by Mitch Kokai
Senior Political Analyst, John Locke Foundation
A commissioner with the Federal Communications Commission wants to know why two liberal nonprofit groups are using revenue from a federal program designed to give poor children internet access on various progressive pet projects.
Organizations involved in a FCC-program dolling out broadband internet for kids might be siphoning off millions of dollars for their own purposes, according to FCC Commissioner Brendan Carr. The Educational Broadcast Service (EBS) licenses are intended to help schools, but Carr believes revenue from the program is going to political causes.
“In addition to letting schools use it, we opened it up to allow qualifying nonprofits to hold these licenses,” he told his Twitter followers on July 3. “They had to be nonprofits for the purpose of providing educational material. Then we allowed these entities to lease out their commercial spectrum to commercial entitles like Sprint.”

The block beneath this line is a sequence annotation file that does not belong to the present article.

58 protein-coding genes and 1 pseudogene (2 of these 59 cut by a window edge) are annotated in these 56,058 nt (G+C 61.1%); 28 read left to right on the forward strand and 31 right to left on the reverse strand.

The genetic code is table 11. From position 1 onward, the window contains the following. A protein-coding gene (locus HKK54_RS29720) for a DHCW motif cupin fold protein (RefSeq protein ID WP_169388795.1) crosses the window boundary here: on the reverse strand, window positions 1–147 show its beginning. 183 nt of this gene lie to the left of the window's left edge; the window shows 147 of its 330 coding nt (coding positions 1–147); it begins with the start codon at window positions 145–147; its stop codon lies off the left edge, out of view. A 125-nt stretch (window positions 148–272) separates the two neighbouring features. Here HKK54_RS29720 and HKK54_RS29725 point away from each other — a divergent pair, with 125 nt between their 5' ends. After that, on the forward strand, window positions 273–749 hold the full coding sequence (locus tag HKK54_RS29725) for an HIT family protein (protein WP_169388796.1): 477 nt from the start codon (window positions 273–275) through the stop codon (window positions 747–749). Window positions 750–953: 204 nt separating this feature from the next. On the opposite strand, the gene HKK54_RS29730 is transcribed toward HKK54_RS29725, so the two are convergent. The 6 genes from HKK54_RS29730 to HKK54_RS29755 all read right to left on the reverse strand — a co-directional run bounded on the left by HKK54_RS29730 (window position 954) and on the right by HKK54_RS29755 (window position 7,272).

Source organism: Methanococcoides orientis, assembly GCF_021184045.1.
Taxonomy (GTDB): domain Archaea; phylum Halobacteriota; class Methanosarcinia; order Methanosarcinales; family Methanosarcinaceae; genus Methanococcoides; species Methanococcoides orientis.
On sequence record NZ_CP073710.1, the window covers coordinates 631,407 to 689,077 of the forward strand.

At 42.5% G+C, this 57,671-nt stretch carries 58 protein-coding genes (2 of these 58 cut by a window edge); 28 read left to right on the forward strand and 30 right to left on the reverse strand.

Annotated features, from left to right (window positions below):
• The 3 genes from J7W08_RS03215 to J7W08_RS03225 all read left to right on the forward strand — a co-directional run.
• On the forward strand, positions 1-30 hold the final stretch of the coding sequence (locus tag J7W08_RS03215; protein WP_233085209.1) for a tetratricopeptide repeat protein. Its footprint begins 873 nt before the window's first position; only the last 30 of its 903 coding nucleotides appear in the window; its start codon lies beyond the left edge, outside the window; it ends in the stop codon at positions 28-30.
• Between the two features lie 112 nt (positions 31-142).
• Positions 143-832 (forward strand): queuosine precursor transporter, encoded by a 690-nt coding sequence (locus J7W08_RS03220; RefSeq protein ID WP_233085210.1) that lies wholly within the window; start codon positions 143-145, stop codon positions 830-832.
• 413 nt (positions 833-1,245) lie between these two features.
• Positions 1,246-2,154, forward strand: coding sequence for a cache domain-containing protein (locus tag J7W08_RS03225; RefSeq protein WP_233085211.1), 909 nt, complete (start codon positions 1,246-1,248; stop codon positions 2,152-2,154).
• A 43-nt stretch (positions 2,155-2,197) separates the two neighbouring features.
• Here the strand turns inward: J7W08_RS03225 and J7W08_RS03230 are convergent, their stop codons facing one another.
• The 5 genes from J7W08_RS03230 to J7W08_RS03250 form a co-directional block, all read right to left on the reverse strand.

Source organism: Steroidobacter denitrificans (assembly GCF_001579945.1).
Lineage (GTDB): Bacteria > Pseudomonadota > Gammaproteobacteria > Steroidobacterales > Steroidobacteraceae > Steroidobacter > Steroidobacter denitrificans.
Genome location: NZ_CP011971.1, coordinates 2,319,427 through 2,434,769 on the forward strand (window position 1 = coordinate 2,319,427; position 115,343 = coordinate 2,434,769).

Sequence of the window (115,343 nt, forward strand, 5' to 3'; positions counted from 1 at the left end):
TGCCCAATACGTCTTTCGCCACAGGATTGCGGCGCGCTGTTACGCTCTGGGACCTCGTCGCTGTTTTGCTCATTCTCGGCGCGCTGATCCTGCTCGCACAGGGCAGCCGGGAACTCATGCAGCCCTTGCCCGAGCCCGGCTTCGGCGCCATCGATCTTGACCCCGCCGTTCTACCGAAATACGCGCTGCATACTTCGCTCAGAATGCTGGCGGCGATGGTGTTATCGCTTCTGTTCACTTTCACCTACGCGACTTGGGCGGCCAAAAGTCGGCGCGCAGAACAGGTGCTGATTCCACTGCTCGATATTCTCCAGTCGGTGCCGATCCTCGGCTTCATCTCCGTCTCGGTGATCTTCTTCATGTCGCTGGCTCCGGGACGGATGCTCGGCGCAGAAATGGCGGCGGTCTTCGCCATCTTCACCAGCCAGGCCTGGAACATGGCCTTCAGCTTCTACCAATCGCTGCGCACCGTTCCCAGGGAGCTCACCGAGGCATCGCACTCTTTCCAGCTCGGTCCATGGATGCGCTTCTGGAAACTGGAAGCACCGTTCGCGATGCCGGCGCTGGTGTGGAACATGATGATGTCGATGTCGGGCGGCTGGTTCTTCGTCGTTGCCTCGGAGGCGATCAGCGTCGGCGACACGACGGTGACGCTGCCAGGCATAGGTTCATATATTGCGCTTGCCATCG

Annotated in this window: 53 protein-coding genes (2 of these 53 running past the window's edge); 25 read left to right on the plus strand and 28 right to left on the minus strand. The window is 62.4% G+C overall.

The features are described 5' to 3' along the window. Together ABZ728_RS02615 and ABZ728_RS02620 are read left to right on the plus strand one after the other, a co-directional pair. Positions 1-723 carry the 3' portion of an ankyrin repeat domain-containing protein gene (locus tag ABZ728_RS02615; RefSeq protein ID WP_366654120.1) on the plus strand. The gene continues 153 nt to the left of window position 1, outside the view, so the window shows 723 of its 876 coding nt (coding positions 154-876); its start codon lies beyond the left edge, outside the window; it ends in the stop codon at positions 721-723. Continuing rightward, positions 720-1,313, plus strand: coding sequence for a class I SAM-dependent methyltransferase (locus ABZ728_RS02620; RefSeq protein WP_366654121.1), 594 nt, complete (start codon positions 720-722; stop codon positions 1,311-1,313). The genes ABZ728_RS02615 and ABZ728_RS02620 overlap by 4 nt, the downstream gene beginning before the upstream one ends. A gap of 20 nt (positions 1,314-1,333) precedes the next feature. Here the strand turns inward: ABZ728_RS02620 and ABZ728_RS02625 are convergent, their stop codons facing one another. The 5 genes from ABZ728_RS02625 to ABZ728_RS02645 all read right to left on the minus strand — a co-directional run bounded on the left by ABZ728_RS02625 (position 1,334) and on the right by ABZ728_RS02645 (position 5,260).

Carr sent letters to the three groups: Voqal, North American Catholic Educational Programming Founding (NACEPF) and Rockne Educational TV, who he believes are the most responsible for the ruse.
“In your latest annual report, you highlight a number of donations you have made to political and advocacy groups. Organizations by the same name as two of your grantees — Arizona WINS and WIN Minnesota — appear to expressly advocate for the defeat of political candidates,” he noted in one letter to Voqal President John Schwartz.